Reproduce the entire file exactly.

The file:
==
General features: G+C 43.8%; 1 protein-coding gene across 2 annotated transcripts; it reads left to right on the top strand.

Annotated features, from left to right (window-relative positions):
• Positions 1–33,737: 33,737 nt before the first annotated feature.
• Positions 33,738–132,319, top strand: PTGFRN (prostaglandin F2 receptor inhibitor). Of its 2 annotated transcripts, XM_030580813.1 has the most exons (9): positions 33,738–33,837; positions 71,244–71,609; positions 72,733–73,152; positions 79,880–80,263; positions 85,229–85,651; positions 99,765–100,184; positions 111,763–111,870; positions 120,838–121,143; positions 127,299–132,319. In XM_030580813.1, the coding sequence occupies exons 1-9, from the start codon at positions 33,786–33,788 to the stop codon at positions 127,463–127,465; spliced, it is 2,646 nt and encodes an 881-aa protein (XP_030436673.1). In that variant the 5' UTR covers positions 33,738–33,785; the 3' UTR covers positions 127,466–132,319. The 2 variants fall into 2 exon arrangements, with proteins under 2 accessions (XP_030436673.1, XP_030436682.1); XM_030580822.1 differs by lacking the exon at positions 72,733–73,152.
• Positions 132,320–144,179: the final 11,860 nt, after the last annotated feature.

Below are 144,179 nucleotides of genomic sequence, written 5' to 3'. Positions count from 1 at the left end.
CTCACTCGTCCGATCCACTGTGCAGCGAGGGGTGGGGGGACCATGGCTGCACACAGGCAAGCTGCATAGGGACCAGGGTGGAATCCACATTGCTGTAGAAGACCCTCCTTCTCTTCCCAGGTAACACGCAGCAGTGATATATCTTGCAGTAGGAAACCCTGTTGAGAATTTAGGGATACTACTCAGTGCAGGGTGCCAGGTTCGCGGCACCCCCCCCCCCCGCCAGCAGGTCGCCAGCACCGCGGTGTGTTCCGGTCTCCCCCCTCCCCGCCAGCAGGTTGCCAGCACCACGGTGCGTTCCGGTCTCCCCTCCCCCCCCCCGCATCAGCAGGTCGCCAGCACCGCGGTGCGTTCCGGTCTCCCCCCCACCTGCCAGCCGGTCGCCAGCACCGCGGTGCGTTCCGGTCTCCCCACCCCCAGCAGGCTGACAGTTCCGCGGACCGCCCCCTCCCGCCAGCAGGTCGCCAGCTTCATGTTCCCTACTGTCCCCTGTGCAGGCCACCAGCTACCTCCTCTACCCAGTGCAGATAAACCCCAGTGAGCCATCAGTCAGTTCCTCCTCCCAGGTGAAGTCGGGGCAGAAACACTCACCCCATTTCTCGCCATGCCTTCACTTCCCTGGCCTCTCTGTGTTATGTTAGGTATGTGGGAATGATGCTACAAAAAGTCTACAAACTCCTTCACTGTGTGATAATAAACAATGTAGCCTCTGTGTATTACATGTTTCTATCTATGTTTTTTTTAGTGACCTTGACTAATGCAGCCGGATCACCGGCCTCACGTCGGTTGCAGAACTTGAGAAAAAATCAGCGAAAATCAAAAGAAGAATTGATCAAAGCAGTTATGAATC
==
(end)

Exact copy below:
General features: G+C 43.8%; 1 protein-coding gene across 2 annotated transcripts; it reads left to right on the top strand.

Annotated features, from left to right (window-relative positions):
• Positions 1–33,737: 33,737 nt before the first annotated feature.
• Positions 33,738–132,319, top strand: PTGFRN (prostaglandin F2 receptor inhibitor). Of its 2 annotated transcripts, XM_030580813.1 has the most exons (9): positions 33,738–33,837; positions 71,244–71,609; positions 72,733–73,152; positions 79,880–80,263; positions 85,229–85,651; positions 99,765–100,184; positions 111,763–111,870; positions 120,838–121,143; positions 127,299–132,319. In XM_030580813.1, the coding sequence occupies exons 1-9, from the start codon at positions 33,786–33,788 to the stop codon at positions 127,463–127,465; spliced, it is 2,646 nt and encodes an 881-aa protein (XP_030436673.1). In that variant the 5' UTR covers positions 33,738–33,785; the 3' UTR covers positions 127,466–132,319. The 2 variants fall into 2 exon arrangements, with proteins under 2 accessions (XP_030436673.1, XP_030436682.1); XM_030580822.1 differs by lacking the exon at positions 72,733–73,152.
• Positions 132,320–144,179: the final 11,860 nt, after the last annotated feature.

Below are 144,179 nucleotides of genomic sequence, written 5' to 3'. Positions count from 1 at the left end.
CTCACTCGTCCGATCCACTGTGCAGCGAGGGGTGGGGGGACCATGGCTGCACACAGGCAAGCTGCATAGGGACCAGGGTGGAATCCACATTGCTGTAGAAGACCCTCCTTCTCTTCCCAGGTAACACGCAGCAGTGATATATCTTGCAGTAGGAAACCCTGTTGAGAATTTAGGGATACTACTCAGTGCAGGGTGCCAGGTTCGCGGCACCCCCCCCCCCCGCCAGCAGGTCGCCAGCACCGCGGTGTGTTCCGGTCTCCCCCCTCCCCGCCAGCAGGTTGCCAGCACCACGGTGCGTTCCGGTCTCCCCTCCCCCCCCCCGCATCAGCAGGTCGCCAGCACCGCGGTGCGTTCCGGTCTCCCCCCCACCTGCCAGCCGGTCGCCAGCACCGCGGTGCGTTCCGGTCTCCCCACCCCCAGCAGGCTGACAGTTCCGCGGACCGCCCCCTCCCGCCAGCAGGTCGCCAGCTTCATGTTCCCTACTGTCCCCTGTGCAGGCCACCAGCTACCTCCTCTACCCAGTGCAGATAAACCCCAGTGAGCCATCAGTCAGTTCCTCCTCCCAGGTGAAGTCGGGGCAGAAACACTCACCCCATTTCTCGCCATGCCTTCACTTCCCTGGCCTCTCTGTGTTATGTTAGGTATGTGGGAATGATGCTACAAAAAGTCTACAAACTCCTTCACTGTGTGATAATAAACAATGTAGCCTCTGTGTATTACATGTTTCTATCTATGTTTTTTTTAGTGACCTTGACTAATGCAGCCGGATCACCGGCCTCACGTCGGTTGCAGAACTTGAGAAAAAATCAGCGAAAATCAAAAGAAGAATTGATCAAAGCAGTTATGAATC